This is a settlement for the American Honda Finance Corporation, WFS Financial, Inc.; and Toyota Motor Credit Corporation lawsuit.
Los Angeles, CA: American Honda Motor Co. Inc. has agreed to pay $70 million in fines to resolve allegations made by US federal regulators that during a near 10-year period, from 2003 to 2014, the auto maker failed to report 1729 deaths and injuries related to possible safety defects in its vehicles. According to the National Highway Traffic Safety Administration (NHTSA), Honda will pay two $35 million civil penalties, effectively resolving its alleged lapses in early-warning reporting.
The early-warning reporting requirements are part of the Transportation Recall Enhancement, Accountability and Documentation (TREAD) Act, which requires car manufacturers to submit reports to the NHTSA every quarter to alert the agency of deaths or injuries arising from possible safety defects. The NHTSA states that Honda failed to provide early-warning reports to the agency to alert it about safety-related issues. The fines also address Honda’s alleged failure to report some warranty claims and customer satisfaction-related claims during that time, according to the agency.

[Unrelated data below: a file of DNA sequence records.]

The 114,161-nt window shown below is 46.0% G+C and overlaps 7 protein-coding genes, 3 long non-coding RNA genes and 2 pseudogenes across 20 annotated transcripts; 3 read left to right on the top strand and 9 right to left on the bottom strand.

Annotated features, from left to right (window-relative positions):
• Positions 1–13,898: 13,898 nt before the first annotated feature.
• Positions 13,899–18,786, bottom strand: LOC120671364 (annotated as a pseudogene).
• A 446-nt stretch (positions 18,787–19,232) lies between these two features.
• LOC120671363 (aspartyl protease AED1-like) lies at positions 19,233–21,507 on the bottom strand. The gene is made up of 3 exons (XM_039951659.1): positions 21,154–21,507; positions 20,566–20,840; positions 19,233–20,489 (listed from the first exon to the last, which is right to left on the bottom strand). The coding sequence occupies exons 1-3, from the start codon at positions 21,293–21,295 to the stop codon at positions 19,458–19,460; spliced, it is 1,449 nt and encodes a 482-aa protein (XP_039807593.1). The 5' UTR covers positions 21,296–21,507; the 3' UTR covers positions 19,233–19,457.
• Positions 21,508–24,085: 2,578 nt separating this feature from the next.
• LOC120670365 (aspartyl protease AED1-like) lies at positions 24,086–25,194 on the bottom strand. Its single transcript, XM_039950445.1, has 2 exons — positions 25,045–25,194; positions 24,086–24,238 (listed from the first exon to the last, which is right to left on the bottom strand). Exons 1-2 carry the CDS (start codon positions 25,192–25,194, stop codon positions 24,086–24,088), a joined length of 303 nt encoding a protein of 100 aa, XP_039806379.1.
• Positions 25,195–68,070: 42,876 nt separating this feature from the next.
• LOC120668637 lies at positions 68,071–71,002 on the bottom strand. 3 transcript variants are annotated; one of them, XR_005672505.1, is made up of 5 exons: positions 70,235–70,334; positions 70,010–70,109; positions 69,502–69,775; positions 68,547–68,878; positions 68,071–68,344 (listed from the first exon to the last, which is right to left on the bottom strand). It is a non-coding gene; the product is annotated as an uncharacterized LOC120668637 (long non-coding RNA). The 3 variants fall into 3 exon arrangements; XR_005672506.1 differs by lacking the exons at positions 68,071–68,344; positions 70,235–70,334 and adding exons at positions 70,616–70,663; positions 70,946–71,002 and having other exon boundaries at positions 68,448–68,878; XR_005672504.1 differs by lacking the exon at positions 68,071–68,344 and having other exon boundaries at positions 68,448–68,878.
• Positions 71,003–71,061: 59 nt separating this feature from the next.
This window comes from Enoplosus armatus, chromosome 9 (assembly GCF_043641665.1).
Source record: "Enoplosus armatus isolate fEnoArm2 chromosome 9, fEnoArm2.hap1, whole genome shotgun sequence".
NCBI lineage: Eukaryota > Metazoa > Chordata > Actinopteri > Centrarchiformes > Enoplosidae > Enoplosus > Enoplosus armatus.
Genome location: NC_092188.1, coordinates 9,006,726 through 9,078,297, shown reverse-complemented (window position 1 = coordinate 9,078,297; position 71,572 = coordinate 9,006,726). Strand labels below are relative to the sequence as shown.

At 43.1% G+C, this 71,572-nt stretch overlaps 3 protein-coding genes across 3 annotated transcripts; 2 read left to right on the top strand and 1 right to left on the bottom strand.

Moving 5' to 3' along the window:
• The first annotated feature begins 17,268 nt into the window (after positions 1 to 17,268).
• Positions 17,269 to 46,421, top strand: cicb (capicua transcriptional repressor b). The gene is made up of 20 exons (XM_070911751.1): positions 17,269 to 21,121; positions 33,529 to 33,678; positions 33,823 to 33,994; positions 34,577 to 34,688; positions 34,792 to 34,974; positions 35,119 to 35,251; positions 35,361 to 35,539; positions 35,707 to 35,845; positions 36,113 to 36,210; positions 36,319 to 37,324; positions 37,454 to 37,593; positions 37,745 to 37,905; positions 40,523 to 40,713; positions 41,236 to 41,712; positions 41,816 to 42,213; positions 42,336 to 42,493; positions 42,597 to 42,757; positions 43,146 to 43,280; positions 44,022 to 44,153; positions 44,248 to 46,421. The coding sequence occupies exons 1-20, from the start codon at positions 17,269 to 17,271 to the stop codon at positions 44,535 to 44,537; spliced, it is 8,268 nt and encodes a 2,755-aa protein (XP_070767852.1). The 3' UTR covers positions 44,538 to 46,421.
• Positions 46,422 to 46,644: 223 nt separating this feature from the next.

Honda faced a barrage of class actions related to defective Takata air bags late in 2014, after which the NHTSA issued a special order directing Honda to explain its failure to fully report deaths and injuries related to possible auto safety defects, as required under the TREAD act.
According to the early-warning reports filed with the NHTSA, the 1,729 unreported injuries and deaths that Honda allegedly failed to report constituted more than double the number of incidents the automaker reported to the NHTSA during the past 11 years.
According to Honda, the under-reporting of those death and injury notices was due to “errors related to data entry, computer coding, regulatory interpretation, and other errors in warranty and property damage claims reporting.” Therefore, under the terms of the settlement, Honda has also agreed to conduct third-party audits of its reporting, train its staff in fulfilling TREAD Act requirements and devise compliance procedures, the NHTSA said.